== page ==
Three Year 5000 Hour Restoration
of the Rarest Rolls Royce
of the Rarest Rolls Royce
Best in Class at its First Showing Amelia Island Concours Elegance
This car was originally designed for Mrs. Sybil Rhodes of Thorpe Underwood Hall, York, UK, formerly of the United States. The original plans for this 'one of a kind' showed it with a 'Dickey' seat, or rumble seat. During construction, plans were changed, and the 'Dickey' seat was eliminated even though initial holes were drilled for its construction. A large refreshment cabinet was ordered, and its design and configuration were also changed to accommodate decanters and highball glasses instead of wine glasses.
This car was unique in numerous ways, showing the individuality of its owner. It is the only two-door, two-passenger Drophead/Roadster ever built by H.J. Mulliner.
This 1950 Rolls-Royce two-passenger Silver Wraith with coachwork by H.J. Mulliner is a unique creation. As with the art of coach building, the design and specifications were often left up to the individual purchasing this vehicle. Park Ward, Mulliner, Hopper, J. Young, and Freestone were notable coachbuilders tasked with creating bodies for these late 1940s and early 1950s Rolls-Royce's.
The Silver Wraith was introduced following World War II and retained many of the designs of the post-war era. The sweeping fenders and separately-mounted Lucas headlights were indicative of the pre-WWII manufacturing.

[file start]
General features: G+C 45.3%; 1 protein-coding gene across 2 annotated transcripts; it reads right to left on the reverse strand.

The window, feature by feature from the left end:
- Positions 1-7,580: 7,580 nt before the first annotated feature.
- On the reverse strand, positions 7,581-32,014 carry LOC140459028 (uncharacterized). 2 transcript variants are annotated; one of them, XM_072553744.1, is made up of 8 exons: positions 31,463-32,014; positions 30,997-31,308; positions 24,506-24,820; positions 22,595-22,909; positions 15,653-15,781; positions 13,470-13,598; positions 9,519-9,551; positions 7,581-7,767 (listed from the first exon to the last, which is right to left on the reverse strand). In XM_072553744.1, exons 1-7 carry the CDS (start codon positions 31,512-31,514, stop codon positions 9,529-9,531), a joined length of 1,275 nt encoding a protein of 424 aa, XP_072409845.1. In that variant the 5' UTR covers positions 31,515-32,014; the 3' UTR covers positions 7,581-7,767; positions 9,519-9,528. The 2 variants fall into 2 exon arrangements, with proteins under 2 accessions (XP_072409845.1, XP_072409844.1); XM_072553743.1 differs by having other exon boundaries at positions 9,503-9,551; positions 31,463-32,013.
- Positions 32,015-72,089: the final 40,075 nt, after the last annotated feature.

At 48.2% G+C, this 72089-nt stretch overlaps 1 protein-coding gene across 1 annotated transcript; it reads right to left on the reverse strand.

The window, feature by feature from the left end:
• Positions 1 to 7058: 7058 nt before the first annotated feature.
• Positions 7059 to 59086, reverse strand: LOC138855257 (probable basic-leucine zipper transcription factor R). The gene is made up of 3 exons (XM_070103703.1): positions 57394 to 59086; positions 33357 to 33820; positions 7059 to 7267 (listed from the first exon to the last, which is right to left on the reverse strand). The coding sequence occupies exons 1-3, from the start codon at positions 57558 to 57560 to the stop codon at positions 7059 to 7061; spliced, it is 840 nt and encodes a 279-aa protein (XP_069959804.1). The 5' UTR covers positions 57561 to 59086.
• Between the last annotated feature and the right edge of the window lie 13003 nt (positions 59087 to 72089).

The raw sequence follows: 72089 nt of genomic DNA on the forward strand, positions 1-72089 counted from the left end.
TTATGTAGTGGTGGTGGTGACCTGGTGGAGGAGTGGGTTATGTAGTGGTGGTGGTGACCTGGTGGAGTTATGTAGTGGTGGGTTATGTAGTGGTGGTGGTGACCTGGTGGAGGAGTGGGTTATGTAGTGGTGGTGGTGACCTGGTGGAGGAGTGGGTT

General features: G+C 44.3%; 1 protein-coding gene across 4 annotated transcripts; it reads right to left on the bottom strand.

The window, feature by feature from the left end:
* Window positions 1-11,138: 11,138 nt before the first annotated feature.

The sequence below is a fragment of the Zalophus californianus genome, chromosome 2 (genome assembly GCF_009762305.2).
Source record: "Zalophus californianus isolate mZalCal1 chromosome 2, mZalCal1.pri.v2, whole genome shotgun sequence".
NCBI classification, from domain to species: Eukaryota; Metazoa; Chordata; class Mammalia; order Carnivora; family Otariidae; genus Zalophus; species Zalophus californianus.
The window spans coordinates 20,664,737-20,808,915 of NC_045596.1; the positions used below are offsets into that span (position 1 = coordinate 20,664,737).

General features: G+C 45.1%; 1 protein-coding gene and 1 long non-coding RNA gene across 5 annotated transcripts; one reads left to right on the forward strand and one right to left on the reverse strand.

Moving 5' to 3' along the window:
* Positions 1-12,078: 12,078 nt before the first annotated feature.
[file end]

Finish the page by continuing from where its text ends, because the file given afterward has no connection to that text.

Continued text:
Under the elegant bodies was a new chassis design, though it borrowed inspiration from the earlier Rolls-Royces. The front suspension was comprised of coil springs and semi-elliptics could be found in the rear. Disc wheels and white wall tires replaced the old wire-wheel design. Under the hood was a 260 cubic-inch six-cylinder engine that produced around 130 horsepower. A four-speed manual gearbox was mated to the engine and mounted either on the column or to the floor.
This Silver Wraith shown is a one-of-a-kind creation and has recently undergone a five-thousand hour restoration that took three years to complete. Upon completion, it was brought to the Amelia Island Concours d'Elegance where it was awarded a Best in Class.
Source - Rolls-Royce Motor Cars
The Silver Wraith, launched in 1947, was an evolution of the pre-war Wraith and was offered in the traditional chassis form ready for the fitting of Bespoke coachwork. The 4,257cc overhead-inlet, side-exhaust engine developed before the war was used, as well as a modified coil and wishbone independent front suspension. Hydraulic brakes were used for the first time on a Rolls-Royce with hydraulic brakes.
Once again the press raved about the car. 'All the world knows that Rolls-Royce carry on an unremitting search for engineering perfection in everything they undertake. The qualities which made their aircraft engines famous, and their cars the finest procurable, are the result of hard work scientifically conducted, and of a painstaking attention to detail from the large to the most minute. And now a new range of cars is about to appear it is believed that the new cars are the best that Rolls-Royce have ever built.'
The Silver Wraith was described like this: 'In common with all Rolls-Royce cars, the Silver Wraith has an indefinable something about it, a delicacy of behavior, which escapes definition in written words. it is a car for the connoisseur in cars'.